These stellar objects are so heavy that they undergo complete gravitational collapse. No amount of internal fusion can hold up against the compressive force of gravity on such a heavy object. They may become supernovas and then neutron stars but gravity will ultimately succeed. The neutron stars can hold up against gravity if it is less than 3 solar masses. However, if it is greater than the upper limit it will collapse inward towards a singularity. A singularity is a dimensionless point of infinite density. All the mass of the star is crushed inward and the gravitational pull due to this infinitely dense point particle becomes so strong that beyond a region called the event horizon, not even light can escape. The result of the total gravitational collapse of star results in the formation of a black hole.
Massive stars have far different deaths than their lightweight brethren. They may explode violently emitting showers of neutrinos and shedding their outer core into interstellar space. Then the stars will become highly dense neutron stars or perhaps it will be rotating, in which case it would become a pulsar, a radio wave lighthouse beacon at the center of a nebulous cloud; similar to the pulsar at the center of the Crab Nebula. Or perhaps the ultimate fate lies in store for the star. It may undergo complete gravitational collapse, the inevitable inward compression, and the birth of a black hole, and the formation of a singularity. Perhaps the hope of life is not completely lost during the death of these cosmic furnaces. The universe may have been created from a singularity. Other theories suggest our universe may reside within a giant black hole, and recent evidence suggests that there may be a massive black hole at the center of our galaxy that essentially holds everything in place. So in a universe as vast as ours with so many stellar phenomena the death of a star might mean the birth of a galaxy or life as we know it.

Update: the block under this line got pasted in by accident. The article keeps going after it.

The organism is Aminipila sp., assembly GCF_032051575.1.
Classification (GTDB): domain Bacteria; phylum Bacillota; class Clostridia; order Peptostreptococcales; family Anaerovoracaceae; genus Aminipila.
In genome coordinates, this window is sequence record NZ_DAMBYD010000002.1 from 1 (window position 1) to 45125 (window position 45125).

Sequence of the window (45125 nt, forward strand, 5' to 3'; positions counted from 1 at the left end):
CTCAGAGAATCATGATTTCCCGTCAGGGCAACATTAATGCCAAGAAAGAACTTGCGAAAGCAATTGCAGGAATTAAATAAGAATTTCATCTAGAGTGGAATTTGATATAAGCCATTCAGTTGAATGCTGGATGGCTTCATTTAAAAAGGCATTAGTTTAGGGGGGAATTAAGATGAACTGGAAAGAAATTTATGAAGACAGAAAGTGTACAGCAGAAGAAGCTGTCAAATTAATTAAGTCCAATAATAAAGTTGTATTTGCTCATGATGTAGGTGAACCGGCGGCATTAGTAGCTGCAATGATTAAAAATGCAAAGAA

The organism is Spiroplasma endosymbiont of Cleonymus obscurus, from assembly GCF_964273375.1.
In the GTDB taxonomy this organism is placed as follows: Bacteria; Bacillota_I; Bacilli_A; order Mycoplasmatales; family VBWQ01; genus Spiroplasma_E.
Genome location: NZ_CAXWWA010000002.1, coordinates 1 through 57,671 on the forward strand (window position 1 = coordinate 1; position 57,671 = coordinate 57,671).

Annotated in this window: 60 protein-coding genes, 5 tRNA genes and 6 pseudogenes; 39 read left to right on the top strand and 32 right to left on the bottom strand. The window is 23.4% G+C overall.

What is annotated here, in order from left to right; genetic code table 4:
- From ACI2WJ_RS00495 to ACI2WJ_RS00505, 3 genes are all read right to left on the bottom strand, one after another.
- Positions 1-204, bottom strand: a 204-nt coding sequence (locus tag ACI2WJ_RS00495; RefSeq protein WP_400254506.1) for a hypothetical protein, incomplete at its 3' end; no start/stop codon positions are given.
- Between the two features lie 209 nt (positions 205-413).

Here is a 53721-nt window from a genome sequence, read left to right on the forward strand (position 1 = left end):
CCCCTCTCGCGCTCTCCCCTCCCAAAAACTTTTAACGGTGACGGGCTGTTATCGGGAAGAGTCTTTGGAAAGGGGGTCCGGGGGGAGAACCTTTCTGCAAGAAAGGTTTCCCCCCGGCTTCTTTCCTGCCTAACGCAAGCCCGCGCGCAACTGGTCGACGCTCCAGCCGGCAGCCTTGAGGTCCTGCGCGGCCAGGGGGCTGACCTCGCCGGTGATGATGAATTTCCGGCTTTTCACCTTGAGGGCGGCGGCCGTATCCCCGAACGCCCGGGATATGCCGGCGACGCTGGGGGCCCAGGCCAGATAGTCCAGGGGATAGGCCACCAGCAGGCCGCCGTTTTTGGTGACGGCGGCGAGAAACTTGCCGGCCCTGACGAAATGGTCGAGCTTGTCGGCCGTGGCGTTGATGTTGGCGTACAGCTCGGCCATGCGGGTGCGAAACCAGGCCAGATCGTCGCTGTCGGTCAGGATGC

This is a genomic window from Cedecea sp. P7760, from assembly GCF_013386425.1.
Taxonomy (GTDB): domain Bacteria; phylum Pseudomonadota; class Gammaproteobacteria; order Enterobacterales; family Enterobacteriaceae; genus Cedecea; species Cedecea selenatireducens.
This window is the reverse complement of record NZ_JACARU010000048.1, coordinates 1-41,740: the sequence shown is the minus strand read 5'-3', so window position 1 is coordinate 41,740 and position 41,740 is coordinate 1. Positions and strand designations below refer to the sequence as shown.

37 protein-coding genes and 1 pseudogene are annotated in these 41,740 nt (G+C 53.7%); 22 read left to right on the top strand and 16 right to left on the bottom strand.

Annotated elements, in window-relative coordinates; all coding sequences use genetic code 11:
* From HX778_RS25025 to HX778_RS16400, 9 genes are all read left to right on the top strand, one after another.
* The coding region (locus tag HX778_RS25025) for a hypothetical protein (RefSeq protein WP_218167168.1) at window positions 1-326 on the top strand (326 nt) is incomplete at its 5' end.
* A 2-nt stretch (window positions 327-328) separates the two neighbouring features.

Begelman, Rees. Gravity’s Fatal Attraction: Black Holes in the Universe. New York: Scientific American Library. 1996
Chaisson, McMillan. Astronomy Today. 4th ed. New Jersey: Prentice Hall Inc. 2002